The very lovely Mr G-Winz played a magnificent set at Marcel’s last night – running through the entire album of The Who’s ‘Pinball Wizard’. It was a real treat to hear all those great songs again, and with G’s snippets of storytelling throughout the evening, we could all re-live the complex, dark and twisted tale of Tommy, the tormented deaf, dumb and blind pinball playing whizzkid.
Listening to the tunes and hearing G tell the story really reminded me of just what an outstanding piece of musical rock ‘opera’ musical this was, and it’s definitely made me want to get the Ken Russell movie to add to my collection. If you haven’t seen the movie and you’re a Who fan, I would highly recommend it.
I know I will probably get battered by the Who purists out there for saying this, but much as I loved hearing the original Who soundtrack last night, I have to say that I personally preferred the movie version of the soundtrack, where the tracks were performed by the various artists playing the roles in the story. Once you’ve heard Tina Turner belt out her version of ‘Gypsy, The Acid Queen’, the Who’s version pales in comparison.
So thank you again to Mr G-Winz for a fabulous evening, and as ever, here are a few piccies from the event. (I had a great time dressing Lord Andy for the night, so that he could come as our own pinball wizard).
It’s been a while since our last themed extravaganza so this Friday we held another one of our popular events. We decided to call it the Songs of Fire & Ice, in honour of the new season of Game of Thrones. The set was truly the epitome of “Winter is Coming” and we had several diehard fans in their winter woollies.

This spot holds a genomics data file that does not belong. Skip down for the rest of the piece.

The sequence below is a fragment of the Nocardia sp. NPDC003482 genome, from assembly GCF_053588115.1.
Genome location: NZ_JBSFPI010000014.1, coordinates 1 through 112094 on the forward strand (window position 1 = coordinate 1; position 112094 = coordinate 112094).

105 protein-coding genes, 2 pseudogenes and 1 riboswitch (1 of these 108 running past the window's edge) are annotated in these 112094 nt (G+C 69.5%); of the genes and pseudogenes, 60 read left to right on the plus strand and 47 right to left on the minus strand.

Sword work really hard to put together what he called his “ice songs”, which was a collection of Icelandic music, ranging from gently haunting mellowness, via the beautifully eccentric Bjork, with a touch of Viking thrash, with even a touch of Nordic mandolin jig!
The starlight sparkles off the snowy wastes as the dark and mysterious stranger appears on the horizon, his black cloak flowing behind him, making him almost become as one with his midnight steed. The figure of the rider and his horse slowly comes out of the veil of mist created by the steam from the distant hot geysers, the horse’s hooves crunching softly in the freshly fallen snow. Faint reflections of the Aurora Borealis glisten eerily on it’s ebony flanks. The rider glances into the foreground, as if expecting someone. He looks around the icy tundra and smiles. His people are coming.
He is the Bringer of Music and the Gatherer of the Clans. When he calls, the people come.
Štärfällsøn settles himself on his mount, waits for the clan to come together, raises his hand, and as all eyes look towards him, the music begins to flow…
The haunting melodies of Icelandic electro band, GusGus:
And as promised, here’s some unexpected Nordic rock, but with fiddles and mandolins!